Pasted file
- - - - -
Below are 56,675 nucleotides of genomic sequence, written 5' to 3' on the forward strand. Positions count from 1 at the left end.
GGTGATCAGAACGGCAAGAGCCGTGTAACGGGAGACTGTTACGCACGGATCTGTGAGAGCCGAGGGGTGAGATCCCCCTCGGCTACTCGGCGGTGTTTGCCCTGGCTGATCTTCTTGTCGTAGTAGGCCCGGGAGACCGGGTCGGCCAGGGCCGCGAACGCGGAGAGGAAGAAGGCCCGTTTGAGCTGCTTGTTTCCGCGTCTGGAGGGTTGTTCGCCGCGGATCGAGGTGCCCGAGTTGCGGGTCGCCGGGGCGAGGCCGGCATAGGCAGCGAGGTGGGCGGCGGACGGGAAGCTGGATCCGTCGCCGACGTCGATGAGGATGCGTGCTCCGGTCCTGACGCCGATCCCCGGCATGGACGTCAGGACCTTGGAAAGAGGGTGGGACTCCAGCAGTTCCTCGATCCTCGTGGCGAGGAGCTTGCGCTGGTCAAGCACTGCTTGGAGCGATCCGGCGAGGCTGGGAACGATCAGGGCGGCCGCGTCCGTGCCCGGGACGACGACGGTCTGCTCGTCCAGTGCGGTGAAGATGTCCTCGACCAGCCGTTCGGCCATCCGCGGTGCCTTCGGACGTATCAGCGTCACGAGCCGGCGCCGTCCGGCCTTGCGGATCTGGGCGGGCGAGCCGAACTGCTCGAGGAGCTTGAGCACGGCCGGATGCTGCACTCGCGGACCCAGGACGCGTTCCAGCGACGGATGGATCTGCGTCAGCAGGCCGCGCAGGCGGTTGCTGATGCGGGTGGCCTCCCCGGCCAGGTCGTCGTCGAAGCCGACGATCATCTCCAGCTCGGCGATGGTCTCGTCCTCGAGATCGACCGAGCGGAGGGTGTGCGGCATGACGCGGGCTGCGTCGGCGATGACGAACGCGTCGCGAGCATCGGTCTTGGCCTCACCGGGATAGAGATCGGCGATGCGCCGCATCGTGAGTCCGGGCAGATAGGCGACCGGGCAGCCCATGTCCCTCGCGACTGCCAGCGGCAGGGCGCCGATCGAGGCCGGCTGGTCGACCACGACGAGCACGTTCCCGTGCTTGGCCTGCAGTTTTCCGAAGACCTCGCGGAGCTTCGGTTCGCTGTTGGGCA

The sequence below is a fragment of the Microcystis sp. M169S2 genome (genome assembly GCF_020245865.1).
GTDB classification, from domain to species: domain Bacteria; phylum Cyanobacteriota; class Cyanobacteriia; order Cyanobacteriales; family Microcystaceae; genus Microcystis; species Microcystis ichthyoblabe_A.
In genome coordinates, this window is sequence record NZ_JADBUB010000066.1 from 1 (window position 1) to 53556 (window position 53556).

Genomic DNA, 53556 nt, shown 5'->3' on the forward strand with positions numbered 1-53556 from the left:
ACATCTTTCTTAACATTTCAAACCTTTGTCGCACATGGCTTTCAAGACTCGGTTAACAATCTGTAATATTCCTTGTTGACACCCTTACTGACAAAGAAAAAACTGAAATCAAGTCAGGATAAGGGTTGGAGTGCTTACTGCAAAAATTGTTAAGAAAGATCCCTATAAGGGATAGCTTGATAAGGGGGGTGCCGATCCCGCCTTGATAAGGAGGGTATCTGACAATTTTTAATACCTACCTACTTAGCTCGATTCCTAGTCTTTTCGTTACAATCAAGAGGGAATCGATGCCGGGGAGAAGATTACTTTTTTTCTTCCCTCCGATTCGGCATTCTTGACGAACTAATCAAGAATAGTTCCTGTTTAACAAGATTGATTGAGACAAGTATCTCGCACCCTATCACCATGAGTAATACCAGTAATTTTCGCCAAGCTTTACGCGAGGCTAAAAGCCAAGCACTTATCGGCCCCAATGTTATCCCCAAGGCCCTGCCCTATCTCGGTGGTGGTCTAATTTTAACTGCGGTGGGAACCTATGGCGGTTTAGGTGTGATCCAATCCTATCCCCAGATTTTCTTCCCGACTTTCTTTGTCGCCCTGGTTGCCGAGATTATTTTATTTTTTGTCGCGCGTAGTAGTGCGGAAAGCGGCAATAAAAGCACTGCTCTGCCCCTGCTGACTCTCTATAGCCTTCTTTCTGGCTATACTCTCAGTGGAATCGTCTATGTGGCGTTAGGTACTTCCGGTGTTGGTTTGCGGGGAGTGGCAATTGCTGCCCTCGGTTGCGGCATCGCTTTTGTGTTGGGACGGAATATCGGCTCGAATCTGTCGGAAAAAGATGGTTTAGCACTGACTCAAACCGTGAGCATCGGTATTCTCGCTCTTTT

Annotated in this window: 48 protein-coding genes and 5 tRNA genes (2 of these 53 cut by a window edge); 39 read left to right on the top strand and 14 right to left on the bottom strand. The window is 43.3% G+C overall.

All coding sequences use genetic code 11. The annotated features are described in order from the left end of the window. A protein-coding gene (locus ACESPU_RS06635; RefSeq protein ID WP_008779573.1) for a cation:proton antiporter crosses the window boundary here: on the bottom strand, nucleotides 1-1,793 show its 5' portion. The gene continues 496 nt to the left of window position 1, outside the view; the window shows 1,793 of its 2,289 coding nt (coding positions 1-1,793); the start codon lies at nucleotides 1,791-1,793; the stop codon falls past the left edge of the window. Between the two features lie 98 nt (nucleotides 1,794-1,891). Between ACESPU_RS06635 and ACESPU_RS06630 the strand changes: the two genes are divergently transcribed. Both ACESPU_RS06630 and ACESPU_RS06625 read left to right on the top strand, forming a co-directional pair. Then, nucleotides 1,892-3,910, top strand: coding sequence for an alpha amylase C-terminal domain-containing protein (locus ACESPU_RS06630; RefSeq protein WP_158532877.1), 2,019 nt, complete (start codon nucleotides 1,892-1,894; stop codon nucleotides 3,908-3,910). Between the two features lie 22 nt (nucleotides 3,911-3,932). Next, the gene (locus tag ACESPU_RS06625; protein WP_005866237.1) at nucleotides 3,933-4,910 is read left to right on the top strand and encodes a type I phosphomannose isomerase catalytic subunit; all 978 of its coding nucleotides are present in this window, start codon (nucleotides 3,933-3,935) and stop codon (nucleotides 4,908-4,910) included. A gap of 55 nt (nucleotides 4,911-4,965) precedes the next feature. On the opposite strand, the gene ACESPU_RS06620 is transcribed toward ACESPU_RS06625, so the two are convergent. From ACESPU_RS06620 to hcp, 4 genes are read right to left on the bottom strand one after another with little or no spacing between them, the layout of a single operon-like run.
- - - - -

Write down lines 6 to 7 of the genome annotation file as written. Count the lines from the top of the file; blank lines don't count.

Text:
Genomic DNA, 53556 nt, shown 5'->3' on the forward strand with positions numbered 1-53556 from the left:
ACATCTTTCTTAACATTTCAAACCTTTGTCGCACATGGCTTTCAAGACTCGGTTAACAATCTGTAATATTCCTTGTTGACACCCTTACTGACAAAGAAAAAACTGAAATCAAGTCAGGATAAGGGTTGGAGTGCTTACTGCAAAAATTGTTAAGAAAGATCCCTATAAGGGATAGCTTGATAAGGGGGGTGCCGATCCCGCCTTGATAAGGAGGGTATCTGACAATTTTTAATACCTACCTACTTAGCTCGATTCCTAGTCTTTTCGTTACAATCAAGAGGGAATCGATGCCGGGGAGAAGATTACTTTTTTTCTTCCCTCCGATTCGGCATTCTTGACGAACTAATCAAGAATAGTTCCTGTTTAACAAGATTGATTGAGACAAGTATCTCGCACCCTATCACCATGAGTAATACCAGTAATTTTCGCCAAGCTTTACGCGAGGCTAAAAGCCAAGCACTTATCGGCCCCAATGTTATCCCCAAGGCCCTGCCCTATCTCGGTGGTGGTCTAATTTTAACTGCGGTGGGAACCTATGGCGGTTTAGGTGTGATCCAATCCTATCCCCAGATTTTCTTCCCGACTTTCTTTGTCGCCCTGGTTGCCGAGATTATTTTATTTTTTGTCGCGCGTAGTAGTGCGGAAAGCGGCAATAAAAGCACTGCTCTGCCCCTGCTGACTCTCTATAGCCTTCTTTCTGGCTATACTCTCAGTGGAATCGTCTATGTGGCGTTAGGTACTTCCGGTGTTGGTTTGCGGGGAGTGGCAATTGCTGCCCTCGGTTGCGGCATCGCTTTTGTGTTGGGACGGAATATCGGCTCGAATCTGTCGGAAAAAGATGGTTTAGCACTGACTCAAACCGTGAGCATCGGTATTCTCGCTCTTTT